Foreign domestic workers in Hong Kong
Foreign domestic workers make up around 3 per cent of the Hong Kong population. In 2013, there were some 320,000 foreign domestic helpers in Hong Kong, of which 50 per cent were from the Philippines, 47 per cent from Indonesia, and the rest from Thailand, Myanmar, Bangladesh, Nepal, Pakistan and Sri Lanka. Hong Kong law states that such workers must reside with their employers. Their wages are subject to a statutory minimum of HK$4,010 per month from September 30 last year. There have been several high-profile court cases in which domestic workers have alleged torture and abuse at the hands of their employers. According to a 2013 report by Amnesty International, Indonesian migrant domestic workers are at risk of serious human and labour rights violations in Hong Kong.
Maybe Jane Ma has not tried to employ a Filipino domestic helper recently ('Rosy picture of helpers' lives is far removed from reality', May 19).Saturday, 23 May, 2009, 12:00am
Helen Seeh states that, given the legal protection in place for foreign domestic workers, she cannot see how employers can take advantage of helpers ('Foreign domestic helpers have very good deal in Hong Kong', May 9).19 May 2009 - 12:00am
I feel compelled to respond to the letter by Cynthia Sze ('Helper's treated well by most employers', April 18).2 May 2009 - 12:00am
It is clear from Cynthia Sze's letter ('Helpers treated well by most employers', April 18) that Elsie Tu ('Domestic helper policies are institutionalised discrimination', April 13) raises sensitive issues.25 Apr 2009 - 12:00am
If there is ever a lesson to be learned from the war of words, created by HK Magazine columnist Chip Tsao, it is: never underestimate the power of words. In his intended satirical portrayal of the arrogant attitude of employers of foreign domestic helpers in Hong Kong, Tsao hit a raw nerve with the Filipino community here and abroad with his reckless usage of language.4 Apr 2009 - 12:00am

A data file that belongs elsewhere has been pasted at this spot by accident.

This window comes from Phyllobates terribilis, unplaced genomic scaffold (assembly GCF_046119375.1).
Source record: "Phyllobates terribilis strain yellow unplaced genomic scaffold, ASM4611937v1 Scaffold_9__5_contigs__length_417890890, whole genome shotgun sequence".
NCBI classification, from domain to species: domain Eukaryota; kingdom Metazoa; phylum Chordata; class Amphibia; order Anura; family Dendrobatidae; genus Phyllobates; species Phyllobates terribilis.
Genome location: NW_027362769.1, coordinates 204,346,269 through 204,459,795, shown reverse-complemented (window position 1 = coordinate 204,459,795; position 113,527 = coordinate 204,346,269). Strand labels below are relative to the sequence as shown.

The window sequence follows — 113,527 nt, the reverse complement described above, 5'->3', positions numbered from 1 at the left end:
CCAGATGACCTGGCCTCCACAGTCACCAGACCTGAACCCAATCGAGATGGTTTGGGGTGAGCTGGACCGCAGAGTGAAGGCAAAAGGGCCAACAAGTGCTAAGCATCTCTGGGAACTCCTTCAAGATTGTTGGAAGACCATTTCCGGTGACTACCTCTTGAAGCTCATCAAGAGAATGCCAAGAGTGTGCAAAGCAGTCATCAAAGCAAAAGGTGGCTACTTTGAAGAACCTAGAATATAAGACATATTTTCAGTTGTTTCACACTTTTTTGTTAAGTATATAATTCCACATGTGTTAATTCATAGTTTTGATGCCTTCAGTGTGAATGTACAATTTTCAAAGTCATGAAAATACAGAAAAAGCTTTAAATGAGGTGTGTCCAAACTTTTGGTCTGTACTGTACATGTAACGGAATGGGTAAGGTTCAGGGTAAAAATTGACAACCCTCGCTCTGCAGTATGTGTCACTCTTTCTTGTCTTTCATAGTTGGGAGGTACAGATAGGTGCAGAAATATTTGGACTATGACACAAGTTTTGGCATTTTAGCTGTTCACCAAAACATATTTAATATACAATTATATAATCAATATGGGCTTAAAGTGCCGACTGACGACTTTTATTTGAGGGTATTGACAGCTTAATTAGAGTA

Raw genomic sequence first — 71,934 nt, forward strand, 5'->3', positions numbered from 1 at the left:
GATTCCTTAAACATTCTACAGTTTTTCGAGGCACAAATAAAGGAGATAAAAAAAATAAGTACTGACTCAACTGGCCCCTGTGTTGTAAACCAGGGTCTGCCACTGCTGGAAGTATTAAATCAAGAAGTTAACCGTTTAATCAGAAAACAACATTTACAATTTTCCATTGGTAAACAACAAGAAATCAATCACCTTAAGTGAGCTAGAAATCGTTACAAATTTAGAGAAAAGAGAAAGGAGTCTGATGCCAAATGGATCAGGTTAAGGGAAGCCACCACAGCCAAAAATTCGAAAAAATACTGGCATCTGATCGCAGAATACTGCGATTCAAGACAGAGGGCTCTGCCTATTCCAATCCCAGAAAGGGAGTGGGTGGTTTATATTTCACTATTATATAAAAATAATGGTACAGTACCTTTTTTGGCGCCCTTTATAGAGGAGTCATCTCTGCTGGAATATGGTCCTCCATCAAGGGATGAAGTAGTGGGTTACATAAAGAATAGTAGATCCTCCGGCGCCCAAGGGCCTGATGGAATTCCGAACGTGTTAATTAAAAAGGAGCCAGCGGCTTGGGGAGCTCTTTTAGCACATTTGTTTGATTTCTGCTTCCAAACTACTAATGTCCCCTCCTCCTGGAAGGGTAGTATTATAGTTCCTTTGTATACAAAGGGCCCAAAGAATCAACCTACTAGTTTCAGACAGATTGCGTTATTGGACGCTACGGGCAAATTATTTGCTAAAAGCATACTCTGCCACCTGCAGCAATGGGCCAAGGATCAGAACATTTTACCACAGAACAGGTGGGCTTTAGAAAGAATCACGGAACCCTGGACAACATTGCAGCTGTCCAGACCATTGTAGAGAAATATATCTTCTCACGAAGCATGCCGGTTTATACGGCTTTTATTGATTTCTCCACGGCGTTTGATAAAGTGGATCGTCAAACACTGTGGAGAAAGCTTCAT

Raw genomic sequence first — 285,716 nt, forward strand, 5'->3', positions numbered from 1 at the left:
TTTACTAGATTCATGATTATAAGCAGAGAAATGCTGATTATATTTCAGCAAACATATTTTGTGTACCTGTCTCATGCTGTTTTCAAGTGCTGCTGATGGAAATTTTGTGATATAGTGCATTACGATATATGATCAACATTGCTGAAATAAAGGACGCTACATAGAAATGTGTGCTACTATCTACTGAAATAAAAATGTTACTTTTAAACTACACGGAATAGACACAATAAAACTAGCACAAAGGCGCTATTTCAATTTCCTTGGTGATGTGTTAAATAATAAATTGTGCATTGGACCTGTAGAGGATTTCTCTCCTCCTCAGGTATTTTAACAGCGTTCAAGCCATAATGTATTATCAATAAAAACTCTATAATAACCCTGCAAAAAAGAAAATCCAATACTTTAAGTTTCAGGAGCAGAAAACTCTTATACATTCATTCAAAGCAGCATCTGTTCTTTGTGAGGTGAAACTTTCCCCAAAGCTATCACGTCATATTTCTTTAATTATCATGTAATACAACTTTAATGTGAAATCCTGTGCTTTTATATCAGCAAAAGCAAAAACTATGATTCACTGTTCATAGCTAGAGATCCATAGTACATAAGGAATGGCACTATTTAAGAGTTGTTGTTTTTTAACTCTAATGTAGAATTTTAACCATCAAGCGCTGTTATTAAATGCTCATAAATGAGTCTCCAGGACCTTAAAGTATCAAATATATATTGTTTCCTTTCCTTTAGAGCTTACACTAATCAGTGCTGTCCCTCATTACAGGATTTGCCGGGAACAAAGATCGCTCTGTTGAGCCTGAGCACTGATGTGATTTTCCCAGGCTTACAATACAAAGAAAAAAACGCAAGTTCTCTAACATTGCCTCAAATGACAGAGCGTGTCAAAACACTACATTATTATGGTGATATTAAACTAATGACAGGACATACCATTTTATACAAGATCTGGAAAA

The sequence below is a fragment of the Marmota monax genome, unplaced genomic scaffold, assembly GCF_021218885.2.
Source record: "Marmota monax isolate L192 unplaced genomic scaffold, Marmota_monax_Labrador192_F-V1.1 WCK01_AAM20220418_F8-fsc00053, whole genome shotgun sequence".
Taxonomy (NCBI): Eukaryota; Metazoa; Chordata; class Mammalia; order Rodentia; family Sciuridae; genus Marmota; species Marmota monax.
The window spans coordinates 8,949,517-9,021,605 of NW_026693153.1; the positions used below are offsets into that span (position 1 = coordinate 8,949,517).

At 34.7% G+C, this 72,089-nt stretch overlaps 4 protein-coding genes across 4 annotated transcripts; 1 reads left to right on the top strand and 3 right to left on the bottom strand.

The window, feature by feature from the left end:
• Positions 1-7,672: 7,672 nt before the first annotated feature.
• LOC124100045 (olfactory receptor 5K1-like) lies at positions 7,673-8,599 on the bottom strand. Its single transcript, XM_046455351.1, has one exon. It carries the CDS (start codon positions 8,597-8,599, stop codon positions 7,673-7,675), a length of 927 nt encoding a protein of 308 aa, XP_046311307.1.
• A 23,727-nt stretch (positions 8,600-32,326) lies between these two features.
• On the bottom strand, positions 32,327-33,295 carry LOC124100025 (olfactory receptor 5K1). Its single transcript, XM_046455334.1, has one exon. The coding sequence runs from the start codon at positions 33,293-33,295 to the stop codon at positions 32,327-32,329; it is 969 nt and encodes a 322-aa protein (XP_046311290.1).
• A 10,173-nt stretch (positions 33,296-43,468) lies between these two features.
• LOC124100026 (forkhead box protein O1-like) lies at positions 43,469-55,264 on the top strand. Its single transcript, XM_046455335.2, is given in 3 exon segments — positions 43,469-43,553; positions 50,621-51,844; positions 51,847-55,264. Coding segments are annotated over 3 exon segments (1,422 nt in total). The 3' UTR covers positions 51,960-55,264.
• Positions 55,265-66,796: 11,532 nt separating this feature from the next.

Can an employer who hires a foreign domestic helper this month enjoy levy suspension?
Yes. The relief measure granting a two-year levy suspension became effective in August this year. The latest proposal has no effect on the measure.
Can employers get money back under the proposed five-year levy suspension if they have already paid the levy?12 Nov 2008 - 12:00am
Employers of foreign domestic helpers may have a seven-year levy holiday now that the government has proposed extending the two-year levy suspension to cover contracts signed in 2013, in recognition of the challenges posed by the economic downturn.12 Nov 2008 - 12:00am
Leave Basic Law out of debate: Regina Ip
The labour chief was warned yesterday not to 'drop constitutional bombs' over the maid levy just so the government could have its way.7 Nov 2008 - 12:00am
Regina Ip Lau Suk-yee has won legal backing in her attempt to scrap the controversial levy on employers of foreign domestic helpers.
The Legislative Council subcommittee discussing a government amendment to suspend the HK$400-a-month levy for two years will hold final discussions tomorrow, and Mrs Ip has to submit her proposed amendment by November 17.5 Nov 2008 - 12:00am
Seven associations yesterday urged the government to scrap the HK$400 a month levy on employers of foreign domestic helpers, calling it unfair.
But five other associations said the government should consider the interests of the workforce before giving in to demands to abolish the levy.2 Nov 2008 - 12:00am
The proposal to introduce a means test for old age allowance applicants was a responsible one despite being unpopular, Secretary for Labour and Welfare Matthew Cheung Kin-chung said yesterday.18 Oct 2008 - 12:00am
More than 100 local aviation workers have vowed to stage a protest at Hong Kong International Airport over a wage cut which has coincided with the Paralympic Games.
Staff at Worldwide Flight Services, a concierge service provider at Chek Lap Kok airport, said their employer has cut their piece-rate wages and violated the Employment Ordinance.3 Sep 2008 - 12:00am
I refer to Elsie Tu's letter ('Some foreign domestic helpers in HK are treated like slaves', August 28).3 Sep 2008 - 12:00am
The government's suspension of the levy on foreign domestic helpers is providing lucrative business to a 'queuing syndicate' that charges up to HK$120 for applicants rushing to apply for permits or travel documents outside the Immigration Department's Yau Ma Tei branch.30 Aug 2008 - 12:00am
What do you think of the maid levy suspension?
The suspension of the levy appeared at first to be a good idea for those employers who would benefit from it. However, the planning process was inadequate.
A lot of maids suffered as a result and their contracts were terminated prematurely.29 Aug 2008 - 12:00am